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InfoQ Homepage News The Pillars of Future Cryptography at IBM

The Pillars of Future Cryptography at IBM

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In a recent webinar, IBM summarized the latest advances in cryptographic technologies the company has been working on, including confidential cryptography, quantum-safe encryption, and fully homomorphic cryptography.

According to Gosia Steinder, IBM hybrid cloud research CTO, each of those technologies is solving a different piece of the security equation.

Confidential computing is IBM moniker for security enclave-based cryptography in the cloud:

Confidential computing provides hardware-level privacy assurance by encrypting data within a secure enclave that not even the cloud provider can view or access.

This enables users to run workloads in the cloud or on-premises with the maximum privacy and control even when they don't own the infrastructure they are using, says Hillery Hunter, IBM VP and CTO of IBM Cloud.

Confidential computing is not only relevant to guarantee data privacy on the Cloud, but also to ensure data integrity and to prevent anyone from tampering with the data, says Samuel Brack, CTO of open-source financial platform DIA. The alternative to using confidential cryptography would be a decentralized approach with increased costs and reduced performance, he adds.

Looking at the future, quantum computing is known to pose a serious challenge to cryptography, says IBM cryptography researcher Vadim Lyubashevsky. As he explains, some of today's cryptography is based on factoring, a problem which is considered hard on classical computers but quantum computers can effectively solve. For example, says Lyubashevsky, a prime integer with a thousand digits could require billions of years to be factored on classical hardware, while a quantum computer could in a couple of hours.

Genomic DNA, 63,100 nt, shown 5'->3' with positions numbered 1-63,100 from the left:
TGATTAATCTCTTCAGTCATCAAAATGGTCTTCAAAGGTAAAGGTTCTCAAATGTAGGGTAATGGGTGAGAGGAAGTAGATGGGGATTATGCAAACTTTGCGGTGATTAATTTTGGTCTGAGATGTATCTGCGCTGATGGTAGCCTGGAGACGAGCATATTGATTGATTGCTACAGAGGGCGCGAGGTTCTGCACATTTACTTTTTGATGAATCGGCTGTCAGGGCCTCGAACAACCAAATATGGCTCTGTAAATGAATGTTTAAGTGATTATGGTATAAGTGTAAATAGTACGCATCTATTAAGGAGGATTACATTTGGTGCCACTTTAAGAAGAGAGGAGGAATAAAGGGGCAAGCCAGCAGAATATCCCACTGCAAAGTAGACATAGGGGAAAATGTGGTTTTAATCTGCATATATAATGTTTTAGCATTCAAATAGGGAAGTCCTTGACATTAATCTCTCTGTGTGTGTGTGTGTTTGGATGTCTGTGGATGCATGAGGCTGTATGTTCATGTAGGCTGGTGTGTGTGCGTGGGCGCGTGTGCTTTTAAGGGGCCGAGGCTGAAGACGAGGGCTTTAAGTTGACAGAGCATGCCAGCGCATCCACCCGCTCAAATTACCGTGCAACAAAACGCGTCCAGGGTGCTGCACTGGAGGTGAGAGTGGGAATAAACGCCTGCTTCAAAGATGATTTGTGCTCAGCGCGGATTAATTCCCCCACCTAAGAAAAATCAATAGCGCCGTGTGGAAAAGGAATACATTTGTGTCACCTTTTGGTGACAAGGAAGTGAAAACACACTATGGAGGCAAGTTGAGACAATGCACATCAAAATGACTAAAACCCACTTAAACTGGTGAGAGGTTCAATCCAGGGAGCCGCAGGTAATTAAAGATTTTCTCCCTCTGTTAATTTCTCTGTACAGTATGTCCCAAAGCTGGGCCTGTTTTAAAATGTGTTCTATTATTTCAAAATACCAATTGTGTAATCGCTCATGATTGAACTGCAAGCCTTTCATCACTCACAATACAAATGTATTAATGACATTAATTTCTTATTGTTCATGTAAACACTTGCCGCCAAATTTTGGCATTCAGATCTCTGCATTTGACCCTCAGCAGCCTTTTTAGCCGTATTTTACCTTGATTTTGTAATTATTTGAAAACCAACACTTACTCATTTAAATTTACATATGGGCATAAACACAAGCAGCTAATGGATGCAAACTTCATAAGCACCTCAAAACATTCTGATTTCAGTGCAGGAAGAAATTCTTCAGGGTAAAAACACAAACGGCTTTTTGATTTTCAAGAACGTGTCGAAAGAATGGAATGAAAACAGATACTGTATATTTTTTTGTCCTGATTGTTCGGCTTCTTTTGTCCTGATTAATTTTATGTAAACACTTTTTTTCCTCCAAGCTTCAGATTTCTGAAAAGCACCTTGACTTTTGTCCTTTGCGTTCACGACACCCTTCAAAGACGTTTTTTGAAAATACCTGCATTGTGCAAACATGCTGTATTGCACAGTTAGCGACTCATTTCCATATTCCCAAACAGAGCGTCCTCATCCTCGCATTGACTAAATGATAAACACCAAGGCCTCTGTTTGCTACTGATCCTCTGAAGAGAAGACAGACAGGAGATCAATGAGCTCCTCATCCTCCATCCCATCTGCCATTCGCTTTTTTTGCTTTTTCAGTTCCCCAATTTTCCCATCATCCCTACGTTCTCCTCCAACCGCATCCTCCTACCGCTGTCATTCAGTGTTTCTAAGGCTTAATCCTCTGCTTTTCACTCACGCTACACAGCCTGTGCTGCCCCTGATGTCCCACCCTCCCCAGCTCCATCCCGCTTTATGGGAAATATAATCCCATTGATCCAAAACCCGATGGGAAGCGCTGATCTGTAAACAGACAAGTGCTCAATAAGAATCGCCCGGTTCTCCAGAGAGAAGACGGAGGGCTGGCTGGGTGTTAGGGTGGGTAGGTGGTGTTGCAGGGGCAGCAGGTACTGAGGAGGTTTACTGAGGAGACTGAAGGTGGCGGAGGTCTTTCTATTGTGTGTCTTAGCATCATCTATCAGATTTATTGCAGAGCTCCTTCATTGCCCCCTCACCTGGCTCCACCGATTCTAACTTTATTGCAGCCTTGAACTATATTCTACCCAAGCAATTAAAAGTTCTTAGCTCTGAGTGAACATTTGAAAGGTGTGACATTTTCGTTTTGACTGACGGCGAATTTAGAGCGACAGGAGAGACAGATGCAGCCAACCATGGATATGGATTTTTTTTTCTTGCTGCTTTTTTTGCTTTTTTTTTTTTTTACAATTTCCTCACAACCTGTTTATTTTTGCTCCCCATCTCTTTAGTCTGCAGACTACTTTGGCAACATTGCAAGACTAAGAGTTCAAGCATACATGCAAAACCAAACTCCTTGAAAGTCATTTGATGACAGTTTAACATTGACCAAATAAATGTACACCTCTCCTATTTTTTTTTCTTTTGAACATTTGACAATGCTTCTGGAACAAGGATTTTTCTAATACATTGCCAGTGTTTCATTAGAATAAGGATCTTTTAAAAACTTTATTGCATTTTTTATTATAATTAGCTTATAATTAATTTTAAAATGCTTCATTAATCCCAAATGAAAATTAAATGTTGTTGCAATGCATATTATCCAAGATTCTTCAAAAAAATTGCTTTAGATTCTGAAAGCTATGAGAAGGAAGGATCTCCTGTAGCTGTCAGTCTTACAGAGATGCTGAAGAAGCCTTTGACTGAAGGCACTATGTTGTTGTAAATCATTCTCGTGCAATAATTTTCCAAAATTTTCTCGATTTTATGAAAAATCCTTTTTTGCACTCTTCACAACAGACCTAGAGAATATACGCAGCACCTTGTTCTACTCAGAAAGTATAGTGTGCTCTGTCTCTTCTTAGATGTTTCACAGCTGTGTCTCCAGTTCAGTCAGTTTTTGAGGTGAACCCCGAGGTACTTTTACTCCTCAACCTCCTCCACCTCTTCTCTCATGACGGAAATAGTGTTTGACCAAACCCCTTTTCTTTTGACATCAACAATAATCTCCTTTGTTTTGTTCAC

A particularly worrisome dimension of this is highlighted by Dustin Moody, mathematician at NIST, who is working at defining standards for post-quantum cryptography. Indeed, while quantum hardware is not yet there, the mere possibility of its existence means encrypted data is potentially under a threat of attack now. In fact, somebody could take hold of that data and wait for quantum hardware to be available to decrypt it. As a consequence of this, he says, you may not be protecting your data for the amount of time you hope you do.

As Moody recounts, NIST is running an open process to select the best crypto systems, based on security and performance. Currently there are seven encryption schemes that advanced to round 2 in the selection process, out of 69 initial competitors. The expectation is to be able to have a draft standard for the first quantum resistant algorithms at the beginning of 2022, with the prospect of completing its standardization by 2024 after a process of public comment.

Transition will not be easy, though, says Moody:

We're dealing with algorithms that are a lot more complex in terms of the math they use and some of the characteristics that they have also have things like larger key sizes so we as much as possible are trying to prepare as much as we can and encourage others to do so.